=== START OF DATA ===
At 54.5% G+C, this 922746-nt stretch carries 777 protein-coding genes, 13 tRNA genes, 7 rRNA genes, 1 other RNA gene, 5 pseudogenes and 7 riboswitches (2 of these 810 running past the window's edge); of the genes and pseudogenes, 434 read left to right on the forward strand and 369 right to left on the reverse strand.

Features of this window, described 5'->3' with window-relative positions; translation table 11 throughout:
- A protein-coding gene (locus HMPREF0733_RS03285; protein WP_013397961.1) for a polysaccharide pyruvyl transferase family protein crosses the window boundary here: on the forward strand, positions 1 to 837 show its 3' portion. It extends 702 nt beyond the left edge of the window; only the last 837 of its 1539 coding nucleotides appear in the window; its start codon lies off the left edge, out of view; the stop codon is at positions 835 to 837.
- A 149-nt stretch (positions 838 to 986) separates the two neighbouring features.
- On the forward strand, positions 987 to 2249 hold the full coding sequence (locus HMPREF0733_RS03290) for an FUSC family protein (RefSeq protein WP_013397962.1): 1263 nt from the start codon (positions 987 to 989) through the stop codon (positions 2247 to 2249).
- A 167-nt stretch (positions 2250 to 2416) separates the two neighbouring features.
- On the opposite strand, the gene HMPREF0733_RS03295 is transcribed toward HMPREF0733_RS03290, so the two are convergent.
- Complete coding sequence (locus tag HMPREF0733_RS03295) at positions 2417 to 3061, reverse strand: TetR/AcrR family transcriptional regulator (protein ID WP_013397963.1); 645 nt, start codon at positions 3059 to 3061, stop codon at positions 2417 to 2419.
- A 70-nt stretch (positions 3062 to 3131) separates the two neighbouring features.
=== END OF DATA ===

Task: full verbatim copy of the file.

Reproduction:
At 54.5% G+C, this 922746-nt stretch carries 777 protein-coding genes, 13 tRNA genes, 7 rRNA genes, 1 other RNA gene, 5 pseudogenes and 7 riboswitches (2 of these 810 running past the window's edge); of the genes and pseudogenes, 434 read left to right on the forward strand and 369 right to left on the reverse strand.

Features of this window, described 5'->3' with window-relative positions; translation table 11 throughout:
- A protein-coding gene (locus HMPREF0733_RS03285; protein WP_013397961.1) for a polysaccharide pyruvyl transferase family protein crosses the window boundary here: on the forward strand, positions 1 to 837 show its 3' portion. It extends 702 nt beyond the left edge of the window; only the last 837 of its 1539 coding nucleotides appear in the window; its start codon lies off the left edge, out of view; the stop codon is at positions 835 to 837.
- A 149-nt stretch (positions 838 to 986) separates the two neighbouring features.
- On the forward strand, positions 987 to 2249 hold the full coding sequence (locus HMPREF0733_RS03290) for an FUSC family protein (RefSeq protein WP_013397962.1): 1263 nt from the start codon (positions 987 to 989) through the stop codon (positions 2247 to 2249).
- A 167-nt stretch (positions 2250 to 2416) separates the two neighbouring features.
- On the opposite strand, the gene HMPREF0733_RS03295 is transcribed toward HMPREF0733_RS03290, so the two are convergent.
- Complete coding sequence (locus tag HMPREF0733_RS03295) at positions 2417 to 3061, reverse strand: TetR/AcrR family transcriptional regulator (protein ID WP_013397963.1); 645 nt, start codon at positions 3059 to 3061, stop codon at positions 2417 to 2419.
- A 70-nt stretch (positions 3062 to 3131) separates the two neighbouring features.